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If your mom has restored four old houses, she must have a list of contractors and workmen who are familiar with antique homes. I hope the contractors you spoke with are from this list. It takes special experience and skill sets to work on older homes, because the building techniques have changed so much over the years.

If your home gets a relatively clean inspection (no major foundation issues or immediate needs, etc.), you're willing to do a lot of work yourself, and the neighborhood isn't a war zone, I'd go for it! The house has character, charm, and space, and you'll probably never see another bargain like this.

    Bookmark   December 24, 2012 at 12:58PM
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Sophie Wheeler

Yes, if you've helped your mom out a lot and already have a good set of DIY skills, then this could be a possibility.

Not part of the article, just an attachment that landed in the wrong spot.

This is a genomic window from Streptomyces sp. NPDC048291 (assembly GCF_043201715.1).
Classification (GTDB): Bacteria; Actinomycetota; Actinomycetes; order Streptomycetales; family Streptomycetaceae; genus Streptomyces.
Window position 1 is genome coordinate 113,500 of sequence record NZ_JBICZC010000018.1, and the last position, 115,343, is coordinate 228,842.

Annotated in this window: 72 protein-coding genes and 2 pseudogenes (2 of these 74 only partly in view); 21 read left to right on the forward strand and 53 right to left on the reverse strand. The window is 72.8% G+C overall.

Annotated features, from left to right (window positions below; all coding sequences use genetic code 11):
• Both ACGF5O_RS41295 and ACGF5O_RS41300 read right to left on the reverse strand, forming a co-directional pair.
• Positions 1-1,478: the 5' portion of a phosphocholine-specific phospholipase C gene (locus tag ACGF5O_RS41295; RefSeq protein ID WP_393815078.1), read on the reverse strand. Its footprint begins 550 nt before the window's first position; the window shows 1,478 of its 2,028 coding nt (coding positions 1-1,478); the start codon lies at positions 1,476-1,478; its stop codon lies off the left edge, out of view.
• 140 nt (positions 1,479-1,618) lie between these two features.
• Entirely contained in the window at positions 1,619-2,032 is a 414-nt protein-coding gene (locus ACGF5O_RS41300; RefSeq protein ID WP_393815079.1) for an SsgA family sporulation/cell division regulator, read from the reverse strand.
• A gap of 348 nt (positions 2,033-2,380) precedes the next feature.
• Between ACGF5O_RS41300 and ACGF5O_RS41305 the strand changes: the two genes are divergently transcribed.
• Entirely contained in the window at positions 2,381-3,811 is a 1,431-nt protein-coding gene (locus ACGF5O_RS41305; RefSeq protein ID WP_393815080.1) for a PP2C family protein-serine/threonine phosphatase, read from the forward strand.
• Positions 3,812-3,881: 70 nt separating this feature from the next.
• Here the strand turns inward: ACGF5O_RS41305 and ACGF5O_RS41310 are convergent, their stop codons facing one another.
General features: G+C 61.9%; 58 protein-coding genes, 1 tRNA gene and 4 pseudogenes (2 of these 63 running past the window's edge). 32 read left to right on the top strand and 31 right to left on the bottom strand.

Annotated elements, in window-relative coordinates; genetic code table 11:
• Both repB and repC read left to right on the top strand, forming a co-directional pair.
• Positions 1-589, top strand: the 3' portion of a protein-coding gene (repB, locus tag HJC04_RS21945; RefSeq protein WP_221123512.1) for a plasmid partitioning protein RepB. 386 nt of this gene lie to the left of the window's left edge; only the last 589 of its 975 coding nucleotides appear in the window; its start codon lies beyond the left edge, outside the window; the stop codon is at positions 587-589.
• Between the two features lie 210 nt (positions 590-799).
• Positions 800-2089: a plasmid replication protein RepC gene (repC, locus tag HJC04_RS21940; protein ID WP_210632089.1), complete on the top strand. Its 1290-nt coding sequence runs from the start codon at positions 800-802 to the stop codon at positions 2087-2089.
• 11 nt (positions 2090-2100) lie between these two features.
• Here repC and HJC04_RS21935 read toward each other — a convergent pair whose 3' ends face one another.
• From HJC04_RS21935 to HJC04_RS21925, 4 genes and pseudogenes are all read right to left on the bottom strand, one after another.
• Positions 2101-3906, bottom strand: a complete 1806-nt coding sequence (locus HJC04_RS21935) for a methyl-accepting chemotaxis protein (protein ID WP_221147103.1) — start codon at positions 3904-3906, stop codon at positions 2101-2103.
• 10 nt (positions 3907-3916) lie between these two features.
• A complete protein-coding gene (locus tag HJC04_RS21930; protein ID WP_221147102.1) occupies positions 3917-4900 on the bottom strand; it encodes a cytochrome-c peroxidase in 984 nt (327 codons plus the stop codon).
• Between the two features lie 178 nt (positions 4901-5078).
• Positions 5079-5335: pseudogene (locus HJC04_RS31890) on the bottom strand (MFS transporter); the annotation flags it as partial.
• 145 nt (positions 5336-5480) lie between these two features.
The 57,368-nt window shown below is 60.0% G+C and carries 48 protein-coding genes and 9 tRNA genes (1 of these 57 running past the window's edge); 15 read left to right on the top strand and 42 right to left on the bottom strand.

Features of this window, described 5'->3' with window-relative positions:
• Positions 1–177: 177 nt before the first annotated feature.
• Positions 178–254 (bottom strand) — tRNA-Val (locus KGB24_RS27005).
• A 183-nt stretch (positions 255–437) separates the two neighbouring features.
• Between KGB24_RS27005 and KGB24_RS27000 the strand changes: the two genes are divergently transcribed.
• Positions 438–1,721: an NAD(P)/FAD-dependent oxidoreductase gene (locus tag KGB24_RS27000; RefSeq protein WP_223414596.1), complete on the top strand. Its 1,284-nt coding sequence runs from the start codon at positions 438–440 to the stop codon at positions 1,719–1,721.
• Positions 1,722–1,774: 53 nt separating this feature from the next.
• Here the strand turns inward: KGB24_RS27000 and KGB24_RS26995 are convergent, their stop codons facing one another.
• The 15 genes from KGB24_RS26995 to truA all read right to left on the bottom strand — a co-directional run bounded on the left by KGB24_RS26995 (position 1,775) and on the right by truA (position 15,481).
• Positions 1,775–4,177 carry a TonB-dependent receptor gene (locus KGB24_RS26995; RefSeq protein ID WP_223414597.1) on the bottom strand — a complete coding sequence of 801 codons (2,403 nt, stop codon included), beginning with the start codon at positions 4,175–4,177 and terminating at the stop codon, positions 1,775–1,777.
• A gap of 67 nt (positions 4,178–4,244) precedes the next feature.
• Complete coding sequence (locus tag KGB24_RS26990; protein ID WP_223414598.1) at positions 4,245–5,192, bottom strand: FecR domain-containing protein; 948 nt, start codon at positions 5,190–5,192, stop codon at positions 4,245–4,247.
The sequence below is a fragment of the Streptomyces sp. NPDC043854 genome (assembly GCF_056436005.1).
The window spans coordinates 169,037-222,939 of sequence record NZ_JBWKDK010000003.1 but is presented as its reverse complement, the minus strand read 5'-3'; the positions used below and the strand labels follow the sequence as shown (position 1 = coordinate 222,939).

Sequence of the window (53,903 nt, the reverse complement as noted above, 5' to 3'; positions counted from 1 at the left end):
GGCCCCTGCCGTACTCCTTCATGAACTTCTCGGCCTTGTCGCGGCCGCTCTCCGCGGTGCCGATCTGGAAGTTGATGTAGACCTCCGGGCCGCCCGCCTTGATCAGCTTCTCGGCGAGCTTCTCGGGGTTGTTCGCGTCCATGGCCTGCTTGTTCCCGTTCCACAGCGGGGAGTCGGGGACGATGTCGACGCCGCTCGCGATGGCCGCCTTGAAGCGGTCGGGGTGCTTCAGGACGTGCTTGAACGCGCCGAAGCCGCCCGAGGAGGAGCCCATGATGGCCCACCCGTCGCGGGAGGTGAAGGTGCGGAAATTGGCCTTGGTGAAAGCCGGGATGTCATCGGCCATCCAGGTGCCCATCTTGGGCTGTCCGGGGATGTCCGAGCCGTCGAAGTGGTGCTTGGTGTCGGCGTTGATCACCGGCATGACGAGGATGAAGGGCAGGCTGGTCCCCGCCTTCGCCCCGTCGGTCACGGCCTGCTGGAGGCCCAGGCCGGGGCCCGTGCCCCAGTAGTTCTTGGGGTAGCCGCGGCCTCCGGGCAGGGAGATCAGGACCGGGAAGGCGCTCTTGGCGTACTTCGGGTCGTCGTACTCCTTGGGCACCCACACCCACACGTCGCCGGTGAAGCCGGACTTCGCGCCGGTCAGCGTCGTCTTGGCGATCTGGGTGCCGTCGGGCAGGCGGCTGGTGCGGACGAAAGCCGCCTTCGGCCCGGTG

But, that short of a mortgage will leave you with less cash flow than a longer one would, even though $500 a month is an absurdly low house payment. That can be a critical issue with a house that absorbs cash like a sponge if you have a relatively low income. Because there's the utilities and insurance too.

The fact that you only have 15K in savings is also worrisome. That's not enough to address any major system, only minor issues. And that says that perhaps you are not really ready to purchase any house if that's all of the savings that you have. That amount isn't even enough for an emergency fund in case you lost your job.

You need to take a look at the bigger picture of your financial health before deciding if this is a good move for you at this time.

    Bookmark   December 24, 2012 at 2:38PM
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I love the house from the outside, but the price worries me that the inside is a disaster.

Let me share a couple of big ticket item costs with you to give you an idea of what you might encounter....